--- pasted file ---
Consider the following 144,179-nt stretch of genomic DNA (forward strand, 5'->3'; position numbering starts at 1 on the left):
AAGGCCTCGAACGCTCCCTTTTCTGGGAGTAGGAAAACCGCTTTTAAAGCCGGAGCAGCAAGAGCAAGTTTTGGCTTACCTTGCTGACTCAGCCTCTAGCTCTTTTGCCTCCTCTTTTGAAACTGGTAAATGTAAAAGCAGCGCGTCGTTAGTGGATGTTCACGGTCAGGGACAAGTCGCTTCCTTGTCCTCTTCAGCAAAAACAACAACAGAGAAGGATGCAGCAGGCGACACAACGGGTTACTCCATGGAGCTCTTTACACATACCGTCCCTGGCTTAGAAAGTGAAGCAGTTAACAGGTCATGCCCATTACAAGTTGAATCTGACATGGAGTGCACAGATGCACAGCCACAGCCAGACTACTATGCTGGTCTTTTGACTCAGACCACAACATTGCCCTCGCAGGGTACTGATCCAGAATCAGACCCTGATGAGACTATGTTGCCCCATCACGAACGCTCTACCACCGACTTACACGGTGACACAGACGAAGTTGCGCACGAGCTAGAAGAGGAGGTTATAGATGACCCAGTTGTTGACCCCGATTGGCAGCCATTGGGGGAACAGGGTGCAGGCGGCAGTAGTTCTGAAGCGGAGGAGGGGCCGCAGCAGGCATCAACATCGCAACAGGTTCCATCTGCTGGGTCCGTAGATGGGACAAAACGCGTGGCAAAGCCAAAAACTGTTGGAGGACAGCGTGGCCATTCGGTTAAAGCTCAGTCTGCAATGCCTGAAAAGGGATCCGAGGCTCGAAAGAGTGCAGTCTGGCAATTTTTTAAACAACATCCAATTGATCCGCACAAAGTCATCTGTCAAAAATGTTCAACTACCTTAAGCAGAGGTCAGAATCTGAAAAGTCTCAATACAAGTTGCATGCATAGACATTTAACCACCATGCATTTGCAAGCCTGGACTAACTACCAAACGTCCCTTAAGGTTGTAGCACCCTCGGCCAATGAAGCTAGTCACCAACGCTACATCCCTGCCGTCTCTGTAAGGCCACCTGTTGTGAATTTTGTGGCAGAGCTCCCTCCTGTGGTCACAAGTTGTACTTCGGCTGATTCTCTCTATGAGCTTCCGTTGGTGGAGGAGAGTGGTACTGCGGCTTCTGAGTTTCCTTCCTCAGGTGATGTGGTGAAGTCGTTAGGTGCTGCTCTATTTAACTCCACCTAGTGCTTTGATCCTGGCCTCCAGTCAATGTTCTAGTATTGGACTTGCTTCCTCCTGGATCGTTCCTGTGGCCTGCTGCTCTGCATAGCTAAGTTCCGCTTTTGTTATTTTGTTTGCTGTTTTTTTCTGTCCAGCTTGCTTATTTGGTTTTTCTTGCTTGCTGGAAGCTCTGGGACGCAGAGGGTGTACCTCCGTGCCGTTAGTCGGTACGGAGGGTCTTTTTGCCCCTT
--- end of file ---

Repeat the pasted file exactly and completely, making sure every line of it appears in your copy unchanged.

Consider the following 144,179-nt stretch of genomic DNA (forward strand, 5'->3'; position numbering starts at 1 on the left):
AAGGCCTCGAACGCTCCCTTTTCTGGGAGTAGGAAAACCGCTTTTAAAGCCGGAGCAGCAAGAGCAAGTTTTGGCTTACCTTGCTGACTCAGCCTCTAGCTCTTTTGCCTCCTCTTTTGAAACTGGTAAATGTAAAAGCAGCGCGTCGTTAGTGGATGTTCACGGTCAGGGACAAGTCGCTTCCTTGTCCTCTTCAGCAAAAACAACAACAGAGAAGGATGCAGCAGGCGACACAACGGGTTACTCCATGGAGCTCTTTACACATACCGTCCCTGGCTTAGAAAGTGAAGCAGTTAACAGGTCATGCCCATTACAAGTTGAATCTGACATGGAGTGCACAGATGCACAGCCACAGCCAGACTACTATGCTGGTCTTTTGACTCAGACCACAACATTGCCCTCGCAGGGTACTGATCCAGAATCAGACCCTGATGAGACTATGTTGCCCCATCACGAACGCTCTACCACCGACTTACACGGTGACACAGACGAAGTTGCGCACGAGCTAGAAGAGGAGGTTATAGATGACCCAGTTGTTGACCCCGATTGGCAGCCATTGGGGGAACAGGGTGCAGGCGGCAGTAGTTCTGAAGCGGAGGAGGGGCCGCAGCAGGCATCAACATCGCAACAGGTTCCATCTGCTGGGTCCGTAGATGGGACAAAACGCGTGGCAAAGCCAAAAACTGTTGGAGGACAGCGTGGCCATTCGGTTAAAGCTCAGTCTGCAATGCCTGAAAAGGGATCCGAGGCTCGAAAGAGTGCAGTCTGGCAATTTTTTAAACAACATCCAATTGATCCGCACAAAGTCATCTGTCAAAAATGTTCAACTACCTTAAGCAGAGGTCAGAATCTGAAAAGTCTCAATACAAGTTGCATGCATAGACATTTAACCACCATGCATTTGCAAGCCTGGACTAACTACCAAACGTCCCTTAAGGTTGTAGCACCCTCGGCCAATGAAGCTAGTCACCAACGCTACATCCCTGCCGTCTCTGTAAGGCCACCTGTTGTGAATTTTGTGGCAGAGCTCCCTCCTGTGGTCACAAGTTGTACTTCGGCTGATTCTCTCTATGAGCTTCCGTTGGTGGAGGAGAGTGGTACTGCGGCTTCTGAGTTTCCTTCCTCAGGTGATGTGGTGAAGTCGTTAGGTGCTGCTCTATTTAACTCCACCTAGTGCTTTGATCCTGGCCTCCAGTCAATGTTCTAGTATTGGACTTGCTTCCTCCTGGATCGTTCCTGTGGCCTGCTGCTCTGCATAGCTAAGTTCCGCTTTTGTTATTTTGTTTGCTGTTTTTTTCTGTCCAGCTTGCTTATTTGGTTTTTCTTGCTTGCTGGAAGCTCTGGGACGCAGAGGGTGTACCTCCGTGCCGTTAGTCGGTACGGAGGGTCTTTTTGCCCCTT